Corona trucking company conducted illegal gas tank repairs, leading to a worker death, grand jury alleges

A gasoline tanker truck shown in 2008.
A gasoline tanker truck shown in 2008.
(Justin Sullivan / Getty Images)

The owner and two workers at an Inland Empire trucking company operated a conspiracy to make illegal repairs on gasoline tanker trucks, a dangerous scheme that caused a fatal explosion, a federal grand jury charged.

The indictment, filed Wednesday, charges owner Carl Johansson, shop manager Enrique Garcia and safety manager Donald Spicer. It alleges they also obstructed the U.S. Department of Transportation.

Johansson’s Corona-based company National Distribution Services Inc. was also charged, as was another firm, Quality Services, the U.S. attorney’s office said in a news release.


Mark Werksman, an attorney for Johansson, said his client denies all charges, including that he was the owner of National Distribution Services. Werksman declined to say what role his client had in the company.

“Mr. Johansson absolutely denies that he is responsible for this horrible accident or that he could have done anything to prevent it,” Werksman said.

Attorneys for Spicer and Garcia did not immediately return emails seeking comment.

The indictment alleges that Johansson set up Quality Services so he could continue operating after the government ordered National Distribution Services to put roughly 40 gasoline and ethanol tanks out of service because it found they were a safety risk.

The transportation department was investigating National Distribution Services after a May 2014 explosion killed one welder and severely injured another, the U.S. attorney’s office said in a news release.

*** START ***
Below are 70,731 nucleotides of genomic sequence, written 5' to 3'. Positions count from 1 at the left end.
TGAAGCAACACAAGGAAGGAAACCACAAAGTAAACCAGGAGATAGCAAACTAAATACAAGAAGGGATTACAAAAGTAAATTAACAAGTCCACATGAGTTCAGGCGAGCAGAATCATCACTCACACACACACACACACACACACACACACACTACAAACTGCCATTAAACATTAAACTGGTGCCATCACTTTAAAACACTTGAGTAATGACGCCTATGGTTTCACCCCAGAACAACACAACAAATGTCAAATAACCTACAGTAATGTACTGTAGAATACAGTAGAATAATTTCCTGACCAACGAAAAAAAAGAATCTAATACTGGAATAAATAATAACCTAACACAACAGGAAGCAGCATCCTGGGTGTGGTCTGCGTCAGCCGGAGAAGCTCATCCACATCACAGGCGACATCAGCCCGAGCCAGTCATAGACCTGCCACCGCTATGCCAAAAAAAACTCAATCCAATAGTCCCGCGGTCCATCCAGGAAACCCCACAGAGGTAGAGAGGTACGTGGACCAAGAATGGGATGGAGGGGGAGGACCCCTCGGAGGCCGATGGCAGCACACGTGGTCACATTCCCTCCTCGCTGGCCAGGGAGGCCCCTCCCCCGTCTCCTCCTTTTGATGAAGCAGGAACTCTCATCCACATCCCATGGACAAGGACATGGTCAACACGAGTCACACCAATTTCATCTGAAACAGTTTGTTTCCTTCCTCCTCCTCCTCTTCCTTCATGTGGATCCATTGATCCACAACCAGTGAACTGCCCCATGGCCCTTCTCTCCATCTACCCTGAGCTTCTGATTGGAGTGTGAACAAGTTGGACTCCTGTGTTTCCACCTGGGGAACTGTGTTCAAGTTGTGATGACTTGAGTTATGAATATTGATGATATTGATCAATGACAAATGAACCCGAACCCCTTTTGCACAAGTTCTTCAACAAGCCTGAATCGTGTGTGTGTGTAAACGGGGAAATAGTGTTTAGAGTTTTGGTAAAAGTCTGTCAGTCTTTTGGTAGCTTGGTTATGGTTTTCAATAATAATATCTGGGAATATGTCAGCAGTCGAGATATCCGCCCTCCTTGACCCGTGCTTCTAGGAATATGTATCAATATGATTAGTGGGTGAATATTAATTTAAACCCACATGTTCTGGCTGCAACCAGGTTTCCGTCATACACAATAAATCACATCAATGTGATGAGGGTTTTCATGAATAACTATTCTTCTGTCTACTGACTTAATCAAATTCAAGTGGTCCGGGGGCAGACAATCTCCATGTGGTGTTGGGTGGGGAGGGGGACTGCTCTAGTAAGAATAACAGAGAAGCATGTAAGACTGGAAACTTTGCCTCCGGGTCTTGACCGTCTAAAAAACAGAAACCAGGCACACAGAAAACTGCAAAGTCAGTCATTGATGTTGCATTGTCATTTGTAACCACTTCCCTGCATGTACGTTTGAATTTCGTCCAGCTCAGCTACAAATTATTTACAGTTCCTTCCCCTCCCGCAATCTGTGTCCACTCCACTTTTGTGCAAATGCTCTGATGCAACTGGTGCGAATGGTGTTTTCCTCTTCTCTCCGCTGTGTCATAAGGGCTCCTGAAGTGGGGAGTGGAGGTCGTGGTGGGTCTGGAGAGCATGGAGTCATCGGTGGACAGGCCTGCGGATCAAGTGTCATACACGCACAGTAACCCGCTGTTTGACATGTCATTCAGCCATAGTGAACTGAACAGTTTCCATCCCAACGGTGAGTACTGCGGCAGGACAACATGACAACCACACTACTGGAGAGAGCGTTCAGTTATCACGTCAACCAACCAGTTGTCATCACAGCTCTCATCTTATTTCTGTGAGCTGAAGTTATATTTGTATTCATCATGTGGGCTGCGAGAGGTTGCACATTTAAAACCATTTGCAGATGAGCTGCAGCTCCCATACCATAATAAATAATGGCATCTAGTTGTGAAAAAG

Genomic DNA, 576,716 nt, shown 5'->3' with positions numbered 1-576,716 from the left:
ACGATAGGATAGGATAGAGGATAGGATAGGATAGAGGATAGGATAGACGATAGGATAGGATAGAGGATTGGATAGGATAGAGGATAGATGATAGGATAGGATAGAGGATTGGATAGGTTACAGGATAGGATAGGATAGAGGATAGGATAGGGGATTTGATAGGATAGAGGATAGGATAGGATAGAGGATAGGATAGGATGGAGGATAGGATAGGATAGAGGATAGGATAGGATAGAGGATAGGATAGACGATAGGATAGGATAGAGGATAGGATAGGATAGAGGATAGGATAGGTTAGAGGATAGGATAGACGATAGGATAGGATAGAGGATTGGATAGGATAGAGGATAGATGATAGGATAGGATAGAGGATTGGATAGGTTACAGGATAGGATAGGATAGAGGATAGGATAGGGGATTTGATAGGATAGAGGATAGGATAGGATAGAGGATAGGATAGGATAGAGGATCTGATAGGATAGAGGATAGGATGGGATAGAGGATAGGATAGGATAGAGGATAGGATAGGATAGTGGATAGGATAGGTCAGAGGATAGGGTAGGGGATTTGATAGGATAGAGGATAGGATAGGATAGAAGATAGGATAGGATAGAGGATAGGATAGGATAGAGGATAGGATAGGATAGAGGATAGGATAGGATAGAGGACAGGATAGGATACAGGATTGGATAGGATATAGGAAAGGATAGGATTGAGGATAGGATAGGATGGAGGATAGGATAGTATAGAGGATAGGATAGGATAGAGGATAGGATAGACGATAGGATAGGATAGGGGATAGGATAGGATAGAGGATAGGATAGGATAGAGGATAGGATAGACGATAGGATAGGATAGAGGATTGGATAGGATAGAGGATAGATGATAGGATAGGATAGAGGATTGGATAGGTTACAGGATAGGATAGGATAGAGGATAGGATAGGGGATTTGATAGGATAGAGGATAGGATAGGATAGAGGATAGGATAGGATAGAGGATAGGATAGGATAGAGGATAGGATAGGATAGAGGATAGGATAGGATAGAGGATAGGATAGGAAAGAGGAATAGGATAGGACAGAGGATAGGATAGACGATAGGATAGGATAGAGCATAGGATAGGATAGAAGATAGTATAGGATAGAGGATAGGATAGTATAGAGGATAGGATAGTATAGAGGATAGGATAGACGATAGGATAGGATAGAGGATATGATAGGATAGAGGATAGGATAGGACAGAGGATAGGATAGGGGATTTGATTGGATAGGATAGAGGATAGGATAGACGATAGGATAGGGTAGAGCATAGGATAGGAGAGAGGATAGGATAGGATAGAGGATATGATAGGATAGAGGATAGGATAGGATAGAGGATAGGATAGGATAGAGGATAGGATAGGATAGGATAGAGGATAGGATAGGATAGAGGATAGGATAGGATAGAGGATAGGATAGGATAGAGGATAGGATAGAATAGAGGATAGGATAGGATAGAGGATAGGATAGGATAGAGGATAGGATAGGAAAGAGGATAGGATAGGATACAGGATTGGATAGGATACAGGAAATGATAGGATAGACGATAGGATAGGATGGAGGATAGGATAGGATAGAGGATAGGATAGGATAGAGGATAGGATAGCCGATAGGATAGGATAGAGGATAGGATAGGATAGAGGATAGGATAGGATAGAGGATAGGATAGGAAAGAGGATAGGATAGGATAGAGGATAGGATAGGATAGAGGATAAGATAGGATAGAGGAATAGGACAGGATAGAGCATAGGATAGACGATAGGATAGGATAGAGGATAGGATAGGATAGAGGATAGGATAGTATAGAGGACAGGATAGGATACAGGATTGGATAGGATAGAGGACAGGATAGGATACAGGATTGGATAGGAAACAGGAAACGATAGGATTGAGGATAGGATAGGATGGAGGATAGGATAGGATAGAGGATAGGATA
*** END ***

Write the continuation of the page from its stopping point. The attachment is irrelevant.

According to the indictment, Johansson and Garcia talked about having two workers perform welding on a cargo tank, even though the company was not certified to do so. The next day, Garcia ordered the workers to conduct the repairs despite one informing him it was unsafe to do so, the grand jury alleged.

The welding project then caused the fatal explosion, the indictment says.

According to court records, in the early 1990s, Johansson was owner of another company, Atlas Carrier Inc., when a welder was killed in an explosion while the worker performed tank repair work that Atlas was unlicensed to do. Johansson was indicted in that case as well. He was sentenced to 15 months in prison.


When investigators arrived to inquire about the most recent explosion at National Distribution Services, Johansson lied, the indictment alleges, telling investigators he was a customer service representative with a different company and that the welders were employed by an outside repair firm.

After the federal government prohibited National Distribution Services from operating dozens of tanks, Johansson kept doing so and set up Quality Services, according to the indictment.

Spicer, the safety manager, filed documents to obscure the fact that Quality Services was really just a new name for National Distribution Services, the indictment says.

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